Monday, December 29, 2008
I painted a series of 24 various beetles a few months back. A friend of mine came to visit here in Costa Rica with a new camera and proceeded to take a picture of everything. I didn't pay much attention to his photos of the toilet and the kitchen sink, but I took notice at a photo of a beetle prowling among some rice hulls. I had never painted a beetle, so "What the Hey, Why Not". While painting him, I kinda got caught up in the intricacy of the litlle creature, his glossy sheen, his little spiny legs, antennae, and overall appearance. The painting turned out pretty good, I thought, so I looked up more beetle pictures on the Internet. Seems that there is a very large group of folks who are fascinated by beetles....I found dozens of websites on Coleoptera...beetles. The variety, colors and types of beetles is awesome. So I started painting a few more, and it was like eating potato chips...ya can't stop with one.
I urge you to investigate the beetles we have roaming this planet....mind-boggling. In painting these fellows and paying such close attention to the details of each species brought me a deeper sense of appreciation to something I had always rather taken for granted. Size matters. If a beetle was, say, 20 times larger than he is, I'll just bet we would really sit up and pay notice when one of em flew around our patio lights. I'll feature a beetle selection from time to time and go into some really interesting facts about em. For now, I've posted my first beetle painting, an 8x10 acrylic on canvas and my friend's photo I used for reference.
Sunday, December 28, 2008
There has been volumes written on the importance of light and shadow in art. So I won't write another volume. I do know that if an artist doesn't treat the interplay between light and shadow properly and correctly, a quality artwork can end up being used on the bottom of a bird cage. In the bi-weekly project of the art blog, Different Strokes from Different Folks, a photo of this figurine, the vases of dried hydrangeas, and the light filtering through frost-laden windows was our assignment.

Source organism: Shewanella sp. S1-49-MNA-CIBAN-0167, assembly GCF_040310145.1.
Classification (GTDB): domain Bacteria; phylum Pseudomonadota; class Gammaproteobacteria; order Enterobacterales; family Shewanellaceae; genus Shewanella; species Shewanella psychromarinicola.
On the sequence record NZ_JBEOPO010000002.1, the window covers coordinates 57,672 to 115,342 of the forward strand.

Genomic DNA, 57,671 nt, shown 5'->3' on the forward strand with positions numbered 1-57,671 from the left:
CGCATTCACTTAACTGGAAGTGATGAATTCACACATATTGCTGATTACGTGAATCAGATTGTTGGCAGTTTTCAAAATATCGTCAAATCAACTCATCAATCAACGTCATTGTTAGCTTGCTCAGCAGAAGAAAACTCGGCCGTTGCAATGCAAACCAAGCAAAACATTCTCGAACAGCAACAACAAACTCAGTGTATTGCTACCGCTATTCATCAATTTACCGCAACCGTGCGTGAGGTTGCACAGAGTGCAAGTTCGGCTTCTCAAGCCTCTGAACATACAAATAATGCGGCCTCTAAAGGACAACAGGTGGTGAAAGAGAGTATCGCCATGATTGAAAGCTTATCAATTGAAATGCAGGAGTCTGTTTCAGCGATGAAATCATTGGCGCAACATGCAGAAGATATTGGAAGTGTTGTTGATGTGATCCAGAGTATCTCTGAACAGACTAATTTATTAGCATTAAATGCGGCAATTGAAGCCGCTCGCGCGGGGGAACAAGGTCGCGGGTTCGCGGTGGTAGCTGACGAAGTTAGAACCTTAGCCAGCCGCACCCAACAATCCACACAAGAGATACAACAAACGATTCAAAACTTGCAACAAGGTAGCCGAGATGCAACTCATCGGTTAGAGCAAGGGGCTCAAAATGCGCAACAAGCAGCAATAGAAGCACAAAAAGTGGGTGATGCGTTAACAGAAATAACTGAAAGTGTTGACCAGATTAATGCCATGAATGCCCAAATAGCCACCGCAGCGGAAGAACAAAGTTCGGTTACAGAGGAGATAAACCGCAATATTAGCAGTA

The participating artists depicted the arrangement in a myriad of interpretations...some very fascinating, some not so fascinating, and some quite outstanding.
I paint realism. I will take a composition and often add other elements or objects, and the finished work is quite different from the original subject matter. But if I paint an apple, I want the apple I put on the canvas to make me want to go down to the supermarket and stock up on Granny Smiths. Realism, to me, is not reproduction, or illustration. It is not easy, nor is it quick. The time, effort and talent that goes into realism makes the completed product a valuable, crafted artwork. I truly feel that undertaking toward realism is a portion of the artist's life frozen into and on the paint and canvas. I frequently admire and respect the masters of realism and recognize the limits of my minimal talent. However, what I lack in skill, I try to make up in time and effort...sometimes more time than I would like to admit.
So I painted the photo pretty much as it appeared. My painting is not an identical of the photo, but realistic enough to make me a bit content. It is an 8x10 acrylic on canvas and is available for sale.
A small stack of commissioned paintings for holiday presents and the days of Christmas have come and gone, leaving me somewhat behind and venturing out to catch up. The main thing I promised myself when starting this blog was to post almost every day. Right off the bat, I blew it. If I do that again, I'll make it a point to flog myself senseless with a handful of wet linguini.